Fri | Oct 15, 2021

Support grows for ban on tobacco scholarships

Published:Wednesday | July 28, 2021 | 12:10 AMEdmond Campbell/Senior Parliamentary Reporter
The Carreras head office located at Ripon Road in St Andrew. The cigarette distributor said that proposed legislation would imperil the offer of scholarships to needy students.
The Carreras head office located at Ripon Road in St Andrew. The cigarette distributor said that proposed legislation would imperil the offer of scholarships to needy students.

Consultant psychiatrist and member of the Psychiatric Association of Jamaica, Dr Winston De La Haye, is endorsing a proposal in the Tobacco Control Act, 2020, which prohibits tobacco companies from awarding scholarships as part of their corporate social responsibility (CSR).

De La Haye wants funds set aside by tobacco companies for sponsorship or scholarships to be channelled directly to benefit individuals affected by the consumption of the product.

The Psychiatric Association of Jamaica is recommending that CSR funding from tobacco companies should be directed at rehabilitation and detox programmes, as well as the treatment of cancer and non-communicable diseases.

Chairman of the joint select committee reviewing the Tobacco Control Act, 2020, Dr Christopher Tufton, indicated that there has been significant public debate since it was reported that annual scholarships provided by Carreras Limited might soon be halted if the proposed legislation was passed in its current form.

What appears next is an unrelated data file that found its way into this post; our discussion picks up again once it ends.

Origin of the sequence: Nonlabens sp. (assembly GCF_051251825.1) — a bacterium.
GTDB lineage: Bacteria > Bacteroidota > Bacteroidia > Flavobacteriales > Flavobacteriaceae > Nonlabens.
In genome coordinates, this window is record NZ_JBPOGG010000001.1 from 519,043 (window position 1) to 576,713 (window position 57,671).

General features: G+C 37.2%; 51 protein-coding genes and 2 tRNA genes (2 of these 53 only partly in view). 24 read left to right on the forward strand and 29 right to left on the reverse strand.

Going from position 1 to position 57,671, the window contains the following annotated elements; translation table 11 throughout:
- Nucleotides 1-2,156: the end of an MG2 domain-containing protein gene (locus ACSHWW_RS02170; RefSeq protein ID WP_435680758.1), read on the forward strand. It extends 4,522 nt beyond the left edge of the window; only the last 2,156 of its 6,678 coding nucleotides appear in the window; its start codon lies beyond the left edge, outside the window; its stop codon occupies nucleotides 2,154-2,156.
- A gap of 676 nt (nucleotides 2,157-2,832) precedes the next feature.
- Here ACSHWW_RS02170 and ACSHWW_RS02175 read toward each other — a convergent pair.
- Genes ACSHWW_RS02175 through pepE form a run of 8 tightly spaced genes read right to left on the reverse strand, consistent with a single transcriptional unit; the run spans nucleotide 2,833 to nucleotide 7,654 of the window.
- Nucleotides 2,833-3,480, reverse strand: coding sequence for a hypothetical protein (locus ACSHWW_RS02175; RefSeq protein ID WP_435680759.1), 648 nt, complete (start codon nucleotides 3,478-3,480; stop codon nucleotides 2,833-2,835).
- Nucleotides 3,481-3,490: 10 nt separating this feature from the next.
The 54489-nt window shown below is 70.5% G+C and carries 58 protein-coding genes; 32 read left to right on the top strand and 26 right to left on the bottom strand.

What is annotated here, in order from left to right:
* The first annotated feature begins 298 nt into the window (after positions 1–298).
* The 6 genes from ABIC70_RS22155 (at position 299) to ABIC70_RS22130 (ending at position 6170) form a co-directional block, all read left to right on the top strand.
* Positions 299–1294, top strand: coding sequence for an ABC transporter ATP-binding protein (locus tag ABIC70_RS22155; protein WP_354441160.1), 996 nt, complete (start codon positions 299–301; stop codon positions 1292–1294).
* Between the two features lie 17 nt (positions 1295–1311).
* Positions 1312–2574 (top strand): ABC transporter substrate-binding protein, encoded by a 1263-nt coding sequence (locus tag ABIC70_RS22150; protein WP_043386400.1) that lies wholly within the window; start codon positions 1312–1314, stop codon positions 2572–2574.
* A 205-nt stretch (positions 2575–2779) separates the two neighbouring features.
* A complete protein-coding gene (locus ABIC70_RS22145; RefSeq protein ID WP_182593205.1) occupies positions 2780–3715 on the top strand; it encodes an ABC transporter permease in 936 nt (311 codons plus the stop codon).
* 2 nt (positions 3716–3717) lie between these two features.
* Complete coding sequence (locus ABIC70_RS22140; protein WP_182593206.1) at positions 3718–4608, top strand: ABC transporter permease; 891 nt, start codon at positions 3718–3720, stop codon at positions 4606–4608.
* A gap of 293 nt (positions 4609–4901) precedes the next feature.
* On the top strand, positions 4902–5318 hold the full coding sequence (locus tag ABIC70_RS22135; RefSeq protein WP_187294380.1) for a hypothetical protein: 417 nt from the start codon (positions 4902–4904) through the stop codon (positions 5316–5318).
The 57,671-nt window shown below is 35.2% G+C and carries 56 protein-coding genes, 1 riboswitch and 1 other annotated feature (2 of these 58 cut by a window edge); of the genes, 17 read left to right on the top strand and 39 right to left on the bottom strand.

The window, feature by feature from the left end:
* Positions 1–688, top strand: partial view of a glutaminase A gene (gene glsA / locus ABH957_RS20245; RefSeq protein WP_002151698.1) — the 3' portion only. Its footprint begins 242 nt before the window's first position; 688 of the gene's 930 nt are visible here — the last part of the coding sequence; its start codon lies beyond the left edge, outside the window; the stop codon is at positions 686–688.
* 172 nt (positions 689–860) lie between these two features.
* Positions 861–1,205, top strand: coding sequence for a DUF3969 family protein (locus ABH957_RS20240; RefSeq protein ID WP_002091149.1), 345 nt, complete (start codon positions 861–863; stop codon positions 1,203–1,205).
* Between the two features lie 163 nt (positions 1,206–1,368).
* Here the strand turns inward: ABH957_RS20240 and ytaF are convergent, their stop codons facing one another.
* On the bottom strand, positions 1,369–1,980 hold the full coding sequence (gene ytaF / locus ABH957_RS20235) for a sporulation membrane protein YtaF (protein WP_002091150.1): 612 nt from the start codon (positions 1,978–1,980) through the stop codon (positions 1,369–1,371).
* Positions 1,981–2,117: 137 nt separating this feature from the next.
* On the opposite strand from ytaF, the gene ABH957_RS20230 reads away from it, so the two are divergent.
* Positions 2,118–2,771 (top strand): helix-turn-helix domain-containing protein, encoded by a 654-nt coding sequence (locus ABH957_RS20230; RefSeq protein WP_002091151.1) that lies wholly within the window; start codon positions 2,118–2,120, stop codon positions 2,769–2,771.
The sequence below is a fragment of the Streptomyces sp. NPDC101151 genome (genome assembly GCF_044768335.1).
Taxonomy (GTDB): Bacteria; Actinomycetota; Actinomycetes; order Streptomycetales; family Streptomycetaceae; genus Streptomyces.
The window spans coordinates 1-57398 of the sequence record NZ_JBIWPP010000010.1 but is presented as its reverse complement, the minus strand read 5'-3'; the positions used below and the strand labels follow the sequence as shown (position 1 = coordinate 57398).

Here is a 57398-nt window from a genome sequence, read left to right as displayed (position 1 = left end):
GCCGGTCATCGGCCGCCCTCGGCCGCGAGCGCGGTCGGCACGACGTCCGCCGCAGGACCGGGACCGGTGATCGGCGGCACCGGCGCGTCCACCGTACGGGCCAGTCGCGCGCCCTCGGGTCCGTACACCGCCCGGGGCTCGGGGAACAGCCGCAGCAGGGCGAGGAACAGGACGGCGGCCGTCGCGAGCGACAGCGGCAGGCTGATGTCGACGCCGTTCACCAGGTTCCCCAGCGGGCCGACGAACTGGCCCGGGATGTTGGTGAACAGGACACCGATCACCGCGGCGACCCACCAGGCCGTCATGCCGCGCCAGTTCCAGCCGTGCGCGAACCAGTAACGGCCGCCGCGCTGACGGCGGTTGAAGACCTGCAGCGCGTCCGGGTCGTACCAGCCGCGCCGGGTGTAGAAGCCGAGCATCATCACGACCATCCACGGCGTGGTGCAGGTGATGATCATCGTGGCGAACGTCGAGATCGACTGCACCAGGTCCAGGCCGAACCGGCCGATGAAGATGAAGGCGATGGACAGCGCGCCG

In a recent presentation to the committee, managing director of Carreras, Raoul Glynn, said that as a “responsible corporate citizen”, his company had provided scholarships to Jamaicans over the past 60 years.

He said the company had awarded 125 tertiary scholarships valued at $30 million in the past three years.

However, Dr Saphire Longmore, president of the Psychiatric Association of Jamaica, told the committee that chairman of the Jamaica Coalition for Tobacco Control, Dr Aggrey Irons, has suggested that the money from tobacco companies for scholarships should be channelled through the Culture, Health, Arts, Sports and Education Fund.

Tufton told committee members on Tuesday that there was some sympathy for the tobacco company offering funding for education to those who could not afford it.

However, he argued that the source of funds that come from the sale of tobacco and the impact on the general population from its consumption were being ignored by some.

Glynn had appealed to the committee that his company wanted to continue its philanthropic initiatives but would not be able to do this, based on provisions in the proposed tobacco legislation.

edmond.campbell@gleanerjm.com